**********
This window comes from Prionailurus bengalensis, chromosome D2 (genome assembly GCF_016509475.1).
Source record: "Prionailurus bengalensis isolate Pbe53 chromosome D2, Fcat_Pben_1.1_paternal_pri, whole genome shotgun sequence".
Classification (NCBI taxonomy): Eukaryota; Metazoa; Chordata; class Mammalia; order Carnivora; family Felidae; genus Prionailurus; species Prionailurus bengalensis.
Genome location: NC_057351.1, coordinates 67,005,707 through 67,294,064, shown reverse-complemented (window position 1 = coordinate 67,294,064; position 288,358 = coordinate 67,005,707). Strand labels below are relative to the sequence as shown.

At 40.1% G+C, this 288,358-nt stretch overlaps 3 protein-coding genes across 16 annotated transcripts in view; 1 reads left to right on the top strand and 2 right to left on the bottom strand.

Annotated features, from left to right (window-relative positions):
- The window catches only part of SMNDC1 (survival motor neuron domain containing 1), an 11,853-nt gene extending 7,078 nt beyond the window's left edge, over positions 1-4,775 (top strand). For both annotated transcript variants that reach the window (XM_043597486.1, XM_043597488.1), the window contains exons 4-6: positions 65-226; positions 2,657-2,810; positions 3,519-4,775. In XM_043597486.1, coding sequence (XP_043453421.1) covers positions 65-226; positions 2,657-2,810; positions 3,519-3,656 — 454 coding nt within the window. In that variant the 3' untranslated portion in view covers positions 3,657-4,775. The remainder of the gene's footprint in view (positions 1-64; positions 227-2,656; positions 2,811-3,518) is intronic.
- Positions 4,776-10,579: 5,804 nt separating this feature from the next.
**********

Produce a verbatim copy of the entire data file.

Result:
This window comes from Prionailurus bengalensis, chromosome D2 (genome assembly GCF_016509475.1).
Source record: "Prionailurus bengalensis isolate Pbe53 chromosome D2, Fcat_Pben_1.1_paternal_pri, whole genome shotgun sequence".
Classification (NCBI taxonomy): Eukaryota; Metazoa; Chordata; class Mammalia; order Carnivora; family Felidae; genus Prionailurus; species Prionailurus bengalensis.
Genome location: NC_057351.1, coordinates 67,005,707 through 67,294,064, shown reverse-complemented (window position 1 = coordinate 67,294,064; position 288,358 = coordinate 67,005,707). Strand labels below are relative to the sequence as shown.

At 40.1% G+C, this 288,358-nt stretch overlaps 3 protein-coding genes across 16 annotated transcripts in view; 1 reads left to right on the top strand and 2 right to left on the bottom strand.

Annotated features, from left to right (window-relative positions):
- The window catches only part of SMNDC1 (survival motor neuron domain containing 1), an 11,853-nt gene extending 7,078 nt beyond the window's left edge, over positions 1-4,775 (top strand). For both annotated transcript variants that reach the window (XM_043597486.1, XM_043597488.1), the window contains exons 4-6: positions 65-226; positions 2,657-2,810; positions 3,519-4,775. In XM_043597486.1, coding sequence (XP_043453421.1) covers positions 65-226; positions 2,657-2,810; positions 3,519-3,656 — 454 coding nt within the window. In that variant the 3' untranslated portion in view covers positions 3,657-4,775. The remainder of the gene's footprint in view (positions 1-64; positions 227-2,656; positions 2,811-3,518) is intronic.
- Positions 4,776-10,579: 5,804 nt separating this feature from the next.